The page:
SARASOTA, Fla. (AP) -- Ubaldo Jimenez waited until spring training began before signing a four-year, $50 million contract with the Baltimore Orioles. It wasn't a comfortable feeling.
"It is very difficult to wait. I know I'm not the only one who had headaches," Jimenez said.
Because signing Jimenez cost the Orioles their first round draft pick, it was a hard decision for executive vice president of baseball operations Dan Duquette.
"We made that conscious choice to put those resources into our current team on the starting pitching staff and that's what we felt we had to do to stabilize our team and be competitive in the AL East," Duquette said.
Baltimore was a surprise playoff team in 2012, won 85 games in 2013 and didn't make a big free agent acquisition until this week when they added South Korean right-hander Suk-min Yoon and the right-handed Jimenez.
"It took a lot of patience by the fans and a lot of patience by us to add veteran starting pitchers, but this is a robust market for the veteran starting pitchers. Every starting pitcher that we were in on, there were four or five other clubs also in on that pitcher actively trying to sign him with good offers," Duquette said.
The Orioles have a likely starting rotation of Jimenez, Chris Tillman, Wei-Yin Chen, Miguel Gonzalez and Bud Norris.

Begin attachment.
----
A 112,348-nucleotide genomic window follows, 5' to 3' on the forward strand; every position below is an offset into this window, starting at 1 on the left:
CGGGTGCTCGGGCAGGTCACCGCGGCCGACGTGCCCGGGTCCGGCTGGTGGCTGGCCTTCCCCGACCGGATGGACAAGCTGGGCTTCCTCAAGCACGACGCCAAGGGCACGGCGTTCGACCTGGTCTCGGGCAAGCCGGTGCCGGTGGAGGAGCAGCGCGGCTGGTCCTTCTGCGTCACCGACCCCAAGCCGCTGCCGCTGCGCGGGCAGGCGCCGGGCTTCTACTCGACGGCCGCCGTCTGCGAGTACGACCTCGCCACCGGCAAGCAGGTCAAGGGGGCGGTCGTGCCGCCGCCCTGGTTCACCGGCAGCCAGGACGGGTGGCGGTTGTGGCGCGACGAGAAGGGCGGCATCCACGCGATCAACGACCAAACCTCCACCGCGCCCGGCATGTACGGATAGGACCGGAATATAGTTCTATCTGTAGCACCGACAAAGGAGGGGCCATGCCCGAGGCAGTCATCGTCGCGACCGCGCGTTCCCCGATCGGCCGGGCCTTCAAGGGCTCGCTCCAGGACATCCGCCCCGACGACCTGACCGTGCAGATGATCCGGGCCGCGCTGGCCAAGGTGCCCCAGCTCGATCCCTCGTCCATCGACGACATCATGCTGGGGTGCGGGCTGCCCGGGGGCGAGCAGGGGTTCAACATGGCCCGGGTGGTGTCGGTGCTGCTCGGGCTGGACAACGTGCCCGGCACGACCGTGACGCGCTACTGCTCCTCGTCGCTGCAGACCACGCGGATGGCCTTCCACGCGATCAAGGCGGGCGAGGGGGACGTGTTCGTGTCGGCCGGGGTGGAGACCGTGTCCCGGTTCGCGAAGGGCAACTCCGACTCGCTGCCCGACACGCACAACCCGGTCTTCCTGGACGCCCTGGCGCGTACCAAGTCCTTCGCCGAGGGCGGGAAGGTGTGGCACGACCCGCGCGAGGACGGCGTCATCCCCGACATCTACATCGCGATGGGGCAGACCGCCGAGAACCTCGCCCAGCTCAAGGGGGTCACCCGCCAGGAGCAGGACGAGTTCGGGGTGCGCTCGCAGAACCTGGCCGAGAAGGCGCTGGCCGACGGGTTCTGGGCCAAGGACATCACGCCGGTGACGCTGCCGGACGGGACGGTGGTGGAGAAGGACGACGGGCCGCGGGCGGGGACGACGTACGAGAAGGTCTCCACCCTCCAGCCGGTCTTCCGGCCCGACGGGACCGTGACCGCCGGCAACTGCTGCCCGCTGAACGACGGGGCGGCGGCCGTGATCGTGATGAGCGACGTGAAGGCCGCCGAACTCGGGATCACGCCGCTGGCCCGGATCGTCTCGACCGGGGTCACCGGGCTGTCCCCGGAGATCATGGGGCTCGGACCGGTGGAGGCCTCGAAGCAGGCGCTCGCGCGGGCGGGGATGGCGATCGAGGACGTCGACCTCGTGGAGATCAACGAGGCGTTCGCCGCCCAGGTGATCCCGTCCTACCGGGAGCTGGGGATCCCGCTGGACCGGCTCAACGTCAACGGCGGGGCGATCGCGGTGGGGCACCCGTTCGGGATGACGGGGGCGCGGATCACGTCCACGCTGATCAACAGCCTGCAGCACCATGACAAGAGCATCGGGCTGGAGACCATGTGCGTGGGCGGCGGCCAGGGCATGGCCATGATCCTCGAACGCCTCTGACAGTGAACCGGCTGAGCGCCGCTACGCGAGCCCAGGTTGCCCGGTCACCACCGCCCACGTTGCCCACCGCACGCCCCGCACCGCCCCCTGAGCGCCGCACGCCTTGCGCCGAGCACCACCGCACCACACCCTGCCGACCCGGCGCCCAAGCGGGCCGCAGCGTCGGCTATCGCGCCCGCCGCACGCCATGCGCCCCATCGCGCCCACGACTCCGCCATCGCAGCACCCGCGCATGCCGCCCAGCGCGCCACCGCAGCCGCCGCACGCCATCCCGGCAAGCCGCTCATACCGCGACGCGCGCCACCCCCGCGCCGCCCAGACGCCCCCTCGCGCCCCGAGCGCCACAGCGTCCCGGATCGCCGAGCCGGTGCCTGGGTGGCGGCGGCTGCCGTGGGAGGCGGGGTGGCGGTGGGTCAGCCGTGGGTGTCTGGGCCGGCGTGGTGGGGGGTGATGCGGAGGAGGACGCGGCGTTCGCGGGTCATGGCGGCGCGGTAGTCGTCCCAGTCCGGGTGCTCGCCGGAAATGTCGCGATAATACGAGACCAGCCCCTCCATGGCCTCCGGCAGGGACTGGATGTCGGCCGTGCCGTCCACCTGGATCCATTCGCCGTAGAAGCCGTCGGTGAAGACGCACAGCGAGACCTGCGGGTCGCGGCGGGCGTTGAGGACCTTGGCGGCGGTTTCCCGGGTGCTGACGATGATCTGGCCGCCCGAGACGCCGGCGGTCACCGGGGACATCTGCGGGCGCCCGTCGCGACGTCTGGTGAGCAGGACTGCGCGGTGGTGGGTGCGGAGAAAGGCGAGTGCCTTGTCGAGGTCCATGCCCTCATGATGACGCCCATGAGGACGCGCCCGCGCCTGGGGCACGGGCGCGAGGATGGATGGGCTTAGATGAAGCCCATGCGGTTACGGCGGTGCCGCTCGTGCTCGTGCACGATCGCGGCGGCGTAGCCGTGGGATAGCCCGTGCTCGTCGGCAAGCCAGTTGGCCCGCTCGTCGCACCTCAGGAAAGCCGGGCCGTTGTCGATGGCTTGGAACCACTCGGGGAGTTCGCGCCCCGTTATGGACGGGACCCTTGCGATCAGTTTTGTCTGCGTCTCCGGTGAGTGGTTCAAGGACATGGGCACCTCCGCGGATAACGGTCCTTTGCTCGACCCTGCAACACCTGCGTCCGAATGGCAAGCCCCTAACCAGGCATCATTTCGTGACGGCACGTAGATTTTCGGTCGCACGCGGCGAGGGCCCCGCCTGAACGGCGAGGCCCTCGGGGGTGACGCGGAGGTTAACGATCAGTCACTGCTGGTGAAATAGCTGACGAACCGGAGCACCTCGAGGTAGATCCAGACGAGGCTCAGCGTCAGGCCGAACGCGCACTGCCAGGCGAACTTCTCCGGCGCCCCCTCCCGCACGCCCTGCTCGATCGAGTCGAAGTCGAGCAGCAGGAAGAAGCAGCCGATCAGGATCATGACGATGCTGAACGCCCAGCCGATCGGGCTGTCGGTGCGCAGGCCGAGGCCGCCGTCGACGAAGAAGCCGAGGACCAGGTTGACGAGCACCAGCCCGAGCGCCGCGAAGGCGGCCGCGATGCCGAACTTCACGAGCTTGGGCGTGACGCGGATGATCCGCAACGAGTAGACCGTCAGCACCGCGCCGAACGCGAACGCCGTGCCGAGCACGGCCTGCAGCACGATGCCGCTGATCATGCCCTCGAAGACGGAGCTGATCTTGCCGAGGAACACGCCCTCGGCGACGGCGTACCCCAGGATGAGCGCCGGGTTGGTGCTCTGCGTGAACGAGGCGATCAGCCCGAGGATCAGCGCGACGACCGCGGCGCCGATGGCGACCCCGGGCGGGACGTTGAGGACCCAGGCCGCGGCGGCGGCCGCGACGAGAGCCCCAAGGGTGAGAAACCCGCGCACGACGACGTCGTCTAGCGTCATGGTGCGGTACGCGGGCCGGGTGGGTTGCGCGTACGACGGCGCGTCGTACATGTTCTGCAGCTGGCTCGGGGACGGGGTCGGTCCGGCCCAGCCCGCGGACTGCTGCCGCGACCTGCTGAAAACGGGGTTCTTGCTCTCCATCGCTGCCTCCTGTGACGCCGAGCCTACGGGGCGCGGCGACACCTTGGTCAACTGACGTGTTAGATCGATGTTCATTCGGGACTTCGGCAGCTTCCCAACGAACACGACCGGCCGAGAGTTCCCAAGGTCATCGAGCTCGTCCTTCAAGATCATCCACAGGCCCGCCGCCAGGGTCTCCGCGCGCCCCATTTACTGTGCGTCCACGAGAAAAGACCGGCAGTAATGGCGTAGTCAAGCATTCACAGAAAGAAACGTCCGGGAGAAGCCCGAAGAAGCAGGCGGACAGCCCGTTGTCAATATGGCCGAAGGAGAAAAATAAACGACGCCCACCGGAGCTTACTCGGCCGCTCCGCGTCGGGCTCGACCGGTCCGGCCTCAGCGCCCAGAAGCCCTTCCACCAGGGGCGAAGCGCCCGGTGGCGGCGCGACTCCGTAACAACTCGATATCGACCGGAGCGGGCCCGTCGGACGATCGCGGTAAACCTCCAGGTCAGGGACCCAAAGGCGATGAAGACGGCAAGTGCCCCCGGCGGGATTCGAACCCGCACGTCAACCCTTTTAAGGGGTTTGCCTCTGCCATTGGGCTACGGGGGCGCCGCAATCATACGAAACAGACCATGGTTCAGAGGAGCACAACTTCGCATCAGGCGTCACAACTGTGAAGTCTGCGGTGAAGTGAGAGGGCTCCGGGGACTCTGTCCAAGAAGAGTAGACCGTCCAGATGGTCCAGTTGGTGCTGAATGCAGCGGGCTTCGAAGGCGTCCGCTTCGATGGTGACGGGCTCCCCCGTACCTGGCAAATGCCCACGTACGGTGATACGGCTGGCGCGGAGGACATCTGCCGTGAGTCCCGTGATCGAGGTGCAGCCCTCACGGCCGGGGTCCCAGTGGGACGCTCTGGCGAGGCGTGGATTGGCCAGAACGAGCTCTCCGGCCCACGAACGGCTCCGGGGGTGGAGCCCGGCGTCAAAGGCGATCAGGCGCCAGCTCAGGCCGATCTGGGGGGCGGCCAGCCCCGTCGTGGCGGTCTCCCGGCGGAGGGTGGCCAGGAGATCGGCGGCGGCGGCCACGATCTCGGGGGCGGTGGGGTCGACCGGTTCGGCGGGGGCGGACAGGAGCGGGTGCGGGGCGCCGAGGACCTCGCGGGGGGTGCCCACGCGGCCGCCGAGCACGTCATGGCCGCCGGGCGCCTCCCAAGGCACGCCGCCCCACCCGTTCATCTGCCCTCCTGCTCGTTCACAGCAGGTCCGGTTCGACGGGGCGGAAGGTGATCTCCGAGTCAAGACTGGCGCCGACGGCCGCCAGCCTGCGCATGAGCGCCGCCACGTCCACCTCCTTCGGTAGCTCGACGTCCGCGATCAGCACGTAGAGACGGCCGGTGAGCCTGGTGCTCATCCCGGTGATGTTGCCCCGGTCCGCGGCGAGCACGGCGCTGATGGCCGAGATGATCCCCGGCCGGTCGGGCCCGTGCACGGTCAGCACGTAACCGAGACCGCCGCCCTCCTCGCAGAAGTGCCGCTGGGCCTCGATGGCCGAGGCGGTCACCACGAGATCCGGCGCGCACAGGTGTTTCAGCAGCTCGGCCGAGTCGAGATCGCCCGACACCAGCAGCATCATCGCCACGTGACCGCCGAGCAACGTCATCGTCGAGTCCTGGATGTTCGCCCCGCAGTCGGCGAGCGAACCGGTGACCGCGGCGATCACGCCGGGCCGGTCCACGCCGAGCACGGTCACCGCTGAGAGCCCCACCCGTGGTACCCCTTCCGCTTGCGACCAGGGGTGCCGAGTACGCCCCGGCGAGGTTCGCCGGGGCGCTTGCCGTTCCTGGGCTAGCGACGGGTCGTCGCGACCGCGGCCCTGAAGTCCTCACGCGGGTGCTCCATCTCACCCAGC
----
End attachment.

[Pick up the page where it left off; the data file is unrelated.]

Jimenez, who won 19 games in 2010 for Colorado, and 13 with Cleveland last season, including four straight in September, can help the team's rotation immensely.
"Ubaldo's going to make the pitching staff. He's got a good shot at it," manager Buck Showalter said. "He's worth waiting on."
Jimenez has never pitched in the American League East, and unlike some of the other higher profile free agent pitchers, looks forward to working in a tough division.
Jimenez will attempt to justify Baltimore's investment.
"That's definitely is a lot of money. I'm just going to go out there and show everything I have. I'm not going to be trying to do too much because then it's going to mess everything up. I have to be who I am. I can't be thinking about doing too much," Jimenez said.
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